The problem is with the dictionary meaning of the words and the meaning that can/may be derived based on the context of situation when the word is used. Here there is no point in arguing what choice of word(s) you chose to use, but need to be able to express the intent or meaning of context efficiently. That is the reason any axiom first starts with a statement with few words (as in case of light, speed & observer) and is elaborated subsequently to ward of any wrong interpretations. But still words are words. The more words one use, the more confused one gets. After some point either you get it or not get it. The understanding must stop at some point as evolved consciousness, rather than leading to more words in order to understand the original words. This is the situation even with the Upanishads language. There are no absolute words (common dictionary) to express subtle things.

Any way to help understand the above context, the "disinterested" word (Nissang - in sanskrit) may be understood as combination of two:

1) "detached" - God is detached about the free will of humans, on what choices we make & what actions we take
2) "detached attachment" (to take the middle ground) - God is very much involved in his creation, evident by the imposition/workings of the mysterious laws of nature and visible only as the consequences in our lives (due to choices we make & actions we take). God is honoring the free will, and also making sure the creation continue in order (by shaping the results as He pleases) for eternity. But He is also caring enough to involve explicitly by incarnating as an Avatar to protect weak and establish Dharma (as per our Puraanas).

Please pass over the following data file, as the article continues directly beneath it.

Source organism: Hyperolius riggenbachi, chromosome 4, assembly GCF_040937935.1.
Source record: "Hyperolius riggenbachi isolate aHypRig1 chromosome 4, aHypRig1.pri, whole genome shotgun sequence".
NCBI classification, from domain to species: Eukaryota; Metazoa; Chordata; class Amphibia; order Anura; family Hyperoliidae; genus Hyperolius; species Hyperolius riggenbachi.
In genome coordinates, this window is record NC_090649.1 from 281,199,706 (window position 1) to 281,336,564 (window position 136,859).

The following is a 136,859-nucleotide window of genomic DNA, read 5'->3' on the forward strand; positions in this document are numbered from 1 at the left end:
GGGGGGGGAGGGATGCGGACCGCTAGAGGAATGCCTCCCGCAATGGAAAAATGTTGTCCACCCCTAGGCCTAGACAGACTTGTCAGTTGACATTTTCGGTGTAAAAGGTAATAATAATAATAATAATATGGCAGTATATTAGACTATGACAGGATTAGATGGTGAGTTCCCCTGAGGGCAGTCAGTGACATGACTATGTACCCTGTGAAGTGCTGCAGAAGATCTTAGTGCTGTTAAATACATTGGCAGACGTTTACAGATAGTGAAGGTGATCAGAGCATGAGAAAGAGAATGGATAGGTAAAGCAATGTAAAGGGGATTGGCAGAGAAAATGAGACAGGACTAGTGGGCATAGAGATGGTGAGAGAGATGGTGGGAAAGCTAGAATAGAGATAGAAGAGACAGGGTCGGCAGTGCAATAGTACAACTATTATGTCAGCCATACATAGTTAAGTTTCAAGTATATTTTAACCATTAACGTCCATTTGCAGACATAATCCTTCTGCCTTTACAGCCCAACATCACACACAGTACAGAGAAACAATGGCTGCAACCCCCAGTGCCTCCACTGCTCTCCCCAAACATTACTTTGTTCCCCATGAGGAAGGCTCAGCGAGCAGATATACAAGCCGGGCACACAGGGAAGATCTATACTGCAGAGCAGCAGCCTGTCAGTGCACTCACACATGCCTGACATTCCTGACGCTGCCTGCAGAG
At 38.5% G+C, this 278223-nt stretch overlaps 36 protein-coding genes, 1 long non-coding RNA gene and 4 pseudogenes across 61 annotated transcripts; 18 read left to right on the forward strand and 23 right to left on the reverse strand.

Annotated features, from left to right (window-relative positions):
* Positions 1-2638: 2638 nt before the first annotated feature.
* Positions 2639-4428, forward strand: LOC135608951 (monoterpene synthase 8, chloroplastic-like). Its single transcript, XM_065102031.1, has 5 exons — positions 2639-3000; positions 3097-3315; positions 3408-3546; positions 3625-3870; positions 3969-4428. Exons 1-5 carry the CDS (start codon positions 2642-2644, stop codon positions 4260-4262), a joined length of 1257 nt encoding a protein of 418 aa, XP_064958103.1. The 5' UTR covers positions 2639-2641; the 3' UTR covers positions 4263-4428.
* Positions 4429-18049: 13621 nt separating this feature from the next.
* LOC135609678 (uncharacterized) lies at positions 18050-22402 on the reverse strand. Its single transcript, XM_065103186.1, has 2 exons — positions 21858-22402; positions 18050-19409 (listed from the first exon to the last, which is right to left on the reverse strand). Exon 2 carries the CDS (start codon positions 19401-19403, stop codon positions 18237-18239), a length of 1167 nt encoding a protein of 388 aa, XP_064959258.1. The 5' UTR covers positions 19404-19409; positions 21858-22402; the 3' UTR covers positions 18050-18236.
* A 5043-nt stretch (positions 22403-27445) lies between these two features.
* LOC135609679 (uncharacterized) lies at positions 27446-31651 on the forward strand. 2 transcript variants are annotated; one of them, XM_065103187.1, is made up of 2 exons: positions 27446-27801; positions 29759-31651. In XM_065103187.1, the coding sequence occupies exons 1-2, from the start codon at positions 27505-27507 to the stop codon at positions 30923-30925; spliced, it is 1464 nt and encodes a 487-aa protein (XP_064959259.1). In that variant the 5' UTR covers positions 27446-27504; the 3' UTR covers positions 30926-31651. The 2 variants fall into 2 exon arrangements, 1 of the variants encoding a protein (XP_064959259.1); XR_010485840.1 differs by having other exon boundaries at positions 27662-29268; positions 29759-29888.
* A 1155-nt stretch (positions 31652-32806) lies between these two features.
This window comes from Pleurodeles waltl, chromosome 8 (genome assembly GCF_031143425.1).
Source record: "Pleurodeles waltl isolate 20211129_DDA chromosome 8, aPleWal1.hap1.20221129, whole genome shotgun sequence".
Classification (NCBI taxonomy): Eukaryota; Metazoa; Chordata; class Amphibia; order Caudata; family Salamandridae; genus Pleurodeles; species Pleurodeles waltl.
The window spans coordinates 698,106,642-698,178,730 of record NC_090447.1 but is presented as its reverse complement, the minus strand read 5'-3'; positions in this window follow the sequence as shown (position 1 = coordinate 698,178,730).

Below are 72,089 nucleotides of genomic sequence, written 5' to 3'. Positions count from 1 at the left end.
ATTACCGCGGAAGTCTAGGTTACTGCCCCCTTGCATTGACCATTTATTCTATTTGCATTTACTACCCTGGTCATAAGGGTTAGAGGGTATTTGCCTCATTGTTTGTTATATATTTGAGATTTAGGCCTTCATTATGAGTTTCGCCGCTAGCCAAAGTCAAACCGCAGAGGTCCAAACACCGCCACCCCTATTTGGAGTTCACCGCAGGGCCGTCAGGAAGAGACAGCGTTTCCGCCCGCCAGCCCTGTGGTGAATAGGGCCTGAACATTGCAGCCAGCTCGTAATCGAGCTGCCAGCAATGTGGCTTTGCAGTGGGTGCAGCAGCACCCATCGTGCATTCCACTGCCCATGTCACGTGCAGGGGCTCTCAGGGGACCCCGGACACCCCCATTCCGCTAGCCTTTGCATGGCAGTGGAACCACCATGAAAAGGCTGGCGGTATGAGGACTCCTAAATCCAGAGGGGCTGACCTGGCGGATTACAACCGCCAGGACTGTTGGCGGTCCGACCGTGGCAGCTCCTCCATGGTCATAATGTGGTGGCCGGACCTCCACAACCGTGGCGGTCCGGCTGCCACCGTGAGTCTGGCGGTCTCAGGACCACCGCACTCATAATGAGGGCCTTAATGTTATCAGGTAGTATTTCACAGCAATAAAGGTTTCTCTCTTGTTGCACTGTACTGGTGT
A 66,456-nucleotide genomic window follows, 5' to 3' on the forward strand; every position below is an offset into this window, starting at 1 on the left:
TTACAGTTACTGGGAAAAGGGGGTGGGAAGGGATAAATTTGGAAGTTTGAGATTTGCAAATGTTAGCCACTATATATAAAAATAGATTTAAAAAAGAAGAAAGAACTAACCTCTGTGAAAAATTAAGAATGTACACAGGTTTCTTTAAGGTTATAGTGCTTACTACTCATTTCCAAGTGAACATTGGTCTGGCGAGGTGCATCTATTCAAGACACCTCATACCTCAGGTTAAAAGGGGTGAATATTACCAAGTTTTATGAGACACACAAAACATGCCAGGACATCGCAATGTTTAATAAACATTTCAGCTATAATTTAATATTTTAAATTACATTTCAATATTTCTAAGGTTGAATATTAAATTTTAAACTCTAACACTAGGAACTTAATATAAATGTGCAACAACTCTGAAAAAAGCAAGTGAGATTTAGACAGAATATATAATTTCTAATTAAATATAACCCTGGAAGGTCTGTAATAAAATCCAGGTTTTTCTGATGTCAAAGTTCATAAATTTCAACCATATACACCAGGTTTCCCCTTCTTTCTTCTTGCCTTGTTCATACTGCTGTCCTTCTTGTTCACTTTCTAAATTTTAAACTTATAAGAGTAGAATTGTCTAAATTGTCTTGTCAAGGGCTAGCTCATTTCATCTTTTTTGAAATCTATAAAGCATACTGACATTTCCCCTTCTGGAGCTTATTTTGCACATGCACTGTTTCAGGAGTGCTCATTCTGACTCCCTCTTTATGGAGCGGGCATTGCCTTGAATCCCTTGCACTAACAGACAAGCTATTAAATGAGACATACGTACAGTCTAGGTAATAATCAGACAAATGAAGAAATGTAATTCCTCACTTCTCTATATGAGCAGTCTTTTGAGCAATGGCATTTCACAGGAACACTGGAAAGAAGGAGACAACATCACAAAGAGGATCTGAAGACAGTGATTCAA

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Re: Tradition, Culture, Religion & Law in Indian Society

Postby sudarshan » 15 Jun 2019 06:27

DharmaB wrote:The problem is with the dictionary meaning of the words and the meaning that can/may be derived based on the context of situation when the word is used. Here there is no point in arguing what choice of word(s) you chose to use, but need to be able to express the intent or meaning of context efficiently. That is the reason any axiom first starts with a statement with few words (as in case of light, speed & observer) and is elaborated subsequently to ward of any wrong interpretations. But still words are words. The more words one use, the more confused one gets. After some point either you get it or not get it. The understanding must stop at some point as evolved consciousness, rather than leading to more words in order to understand the original words. This is the situation even with the Upanishads language. There are no absolute words (common dictionary) to express subtle things.

Any way to help understand the above context, the "disinterested" word (Nissang - in sanskrit) may be understood as combination of two: